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Tropospheric Temperatures

A trio of papers in the latest issue of Science magazine may well put to rest arguments that skeptics (and some politicians) have used to discount anthropogenic global warming. Most important is a paper by Carl Mears and Frank Wentz…
August 17, 2005

A trio of papers in the latest issue of Science magazine may well put to rest arguments that skeptics (and some politicians) have used to discount anthropogenic global warming. Most important is a paper by Carl Mears and Frank Wentz of Remote Sensing Systems, “The Effect of Diurnal Correction on Satellite-Derived Lower Tropospheric Temperature.”

The problem has been that, since 1990, an analysis of satellite observations showed the troposphere (the lowest few kilometers of the atmosphere) was warming too slowly compared to the surface for climate models to be correct. Needless to say, global-warming skeptics have seized on this result, saying that climate models had to be incorrect and therefore the view that mankind’s activities are warming the atmosphere must be in error.

“It has been the main crutch of the skeptics when it comes to pooh-poohing global warming, with some success,” says Kevin Trenberth, from the National Center for Atmospheric Research in Boulder, Colorado.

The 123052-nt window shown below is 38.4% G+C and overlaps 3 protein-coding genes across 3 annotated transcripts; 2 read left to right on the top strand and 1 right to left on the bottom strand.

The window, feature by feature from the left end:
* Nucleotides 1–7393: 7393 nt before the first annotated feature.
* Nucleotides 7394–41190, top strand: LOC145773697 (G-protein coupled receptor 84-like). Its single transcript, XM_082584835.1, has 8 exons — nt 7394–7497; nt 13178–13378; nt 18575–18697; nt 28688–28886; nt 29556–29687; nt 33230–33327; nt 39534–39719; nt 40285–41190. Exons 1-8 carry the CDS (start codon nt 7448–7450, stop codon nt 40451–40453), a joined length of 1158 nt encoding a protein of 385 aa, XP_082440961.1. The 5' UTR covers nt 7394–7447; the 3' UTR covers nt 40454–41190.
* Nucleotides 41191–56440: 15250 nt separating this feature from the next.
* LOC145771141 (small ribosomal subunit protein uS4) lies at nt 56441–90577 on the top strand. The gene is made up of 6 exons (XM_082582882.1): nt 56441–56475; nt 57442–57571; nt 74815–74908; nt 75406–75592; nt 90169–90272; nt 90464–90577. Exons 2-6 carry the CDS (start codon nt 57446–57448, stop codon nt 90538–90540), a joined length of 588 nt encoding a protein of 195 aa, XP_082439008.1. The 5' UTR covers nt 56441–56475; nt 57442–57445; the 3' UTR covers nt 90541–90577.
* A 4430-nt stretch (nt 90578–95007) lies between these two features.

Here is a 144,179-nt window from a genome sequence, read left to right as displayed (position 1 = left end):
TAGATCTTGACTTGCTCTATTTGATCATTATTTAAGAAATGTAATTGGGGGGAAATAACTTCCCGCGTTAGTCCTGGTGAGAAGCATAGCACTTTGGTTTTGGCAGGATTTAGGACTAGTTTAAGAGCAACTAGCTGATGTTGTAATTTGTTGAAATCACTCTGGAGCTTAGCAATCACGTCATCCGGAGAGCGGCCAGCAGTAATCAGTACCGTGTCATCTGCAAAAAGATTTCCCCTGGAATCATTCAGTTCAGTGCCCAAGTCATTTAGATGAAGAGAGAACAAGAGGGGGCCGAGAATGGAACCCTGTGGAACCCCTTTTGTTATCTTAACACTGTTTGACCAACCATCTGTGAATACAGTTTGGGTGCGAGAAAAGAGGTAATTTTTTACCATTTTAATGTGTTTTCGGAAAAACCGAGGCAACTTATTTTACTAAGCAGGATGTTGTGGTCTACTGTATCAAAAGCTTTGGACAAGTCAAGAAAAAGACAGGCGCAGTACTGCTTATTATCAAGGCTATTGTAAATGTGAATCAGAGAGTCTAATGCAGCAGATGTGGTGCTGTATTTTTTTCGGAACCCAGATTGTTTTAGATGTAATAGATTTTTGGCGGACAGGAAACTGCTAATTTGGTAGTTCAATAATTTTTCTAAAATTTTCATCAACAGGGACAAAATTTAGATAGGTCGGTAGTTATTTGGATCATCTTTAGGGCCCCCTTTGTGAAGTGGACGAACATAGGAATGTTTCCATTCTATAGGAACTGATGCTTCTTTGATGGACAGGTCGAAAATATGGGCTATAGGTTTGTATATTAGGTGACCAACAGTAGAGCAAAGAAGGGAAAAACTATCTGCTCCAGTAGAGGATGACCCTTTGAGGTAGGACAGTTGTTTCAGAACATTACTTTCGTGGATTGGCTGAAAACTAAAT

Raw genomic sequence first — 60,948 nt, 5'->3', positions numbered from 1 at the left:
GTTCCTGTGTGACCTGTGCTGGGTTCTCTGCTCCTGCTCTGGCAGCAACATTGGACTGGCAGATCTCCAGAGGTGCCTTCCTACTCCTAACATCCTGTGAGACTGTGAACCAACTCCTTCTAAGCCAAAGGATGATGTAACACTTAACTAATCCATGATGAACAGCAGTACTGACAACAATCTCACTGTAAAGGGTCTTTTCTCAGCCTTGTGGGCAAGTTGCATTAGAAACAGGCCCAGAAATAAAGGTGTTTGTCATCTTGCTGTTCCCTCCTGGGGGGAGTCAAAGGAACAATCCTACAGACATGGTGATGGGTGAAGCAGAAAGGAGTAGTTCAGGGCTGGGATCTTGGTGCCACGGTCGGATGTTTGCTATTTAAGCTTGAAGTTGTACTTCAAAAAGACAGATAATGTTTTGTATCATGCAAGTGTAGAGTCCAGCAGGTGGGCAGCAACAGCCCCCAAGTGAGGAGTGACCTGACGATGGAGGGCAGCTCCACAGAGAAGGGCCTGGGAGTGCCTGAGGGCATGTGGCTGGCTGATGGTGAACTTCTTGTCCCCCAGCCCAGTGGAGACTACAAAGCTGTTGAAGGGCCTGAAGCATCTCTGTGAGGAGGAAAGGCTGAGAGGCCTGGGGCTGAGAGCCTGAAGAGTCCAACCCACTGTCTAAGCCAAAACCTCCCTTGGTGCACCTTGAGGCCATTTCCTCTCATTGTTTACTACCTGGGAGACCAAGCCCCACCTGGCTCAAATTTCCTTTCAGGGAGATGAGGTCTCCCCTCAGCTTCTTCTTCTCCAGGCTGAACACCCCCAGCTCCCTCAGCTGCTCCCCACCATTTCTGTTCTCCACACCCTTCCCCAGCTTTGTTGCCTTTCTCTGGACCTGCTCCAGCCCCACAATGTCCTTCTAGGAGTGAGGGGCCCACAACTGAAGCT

A group led by John Christy and Roy Spencer had earlier concluded that the troposphere was warming by about 0.09°C per decade, below what climate models predict. Mears and Wentz instead used a complicated model of the atmosphere to adjust the satellite measurements for time of day, and with it found that the troposphere appears to be warming by 0.19°C per decade, very close to surface measurements and climate models.

The Christy and Spencer group have admitted to an error in their earlier analysis, as Spencer wrote in a recent TechCentral Station article, and now they find a number of 0.12°C per decade. There’s still a slight discrepancy, but the argument has been moved along. As Spencer put it in TCS:

On the positive side, at least some portion of the disagreement between satellite and thermometer estimates of global temperature trends has now been removed. This helps to further shift the global warming debate out of the realm of “is warming happening?” to “how much has it warmed, and how much will it warm in the future?” (Equally valid questions to debate are “how much of the warmth is man-made?”, “is warming necessarily a bad thing?”, and “what can we do about it anyway?”.) And this is where the debate should be.

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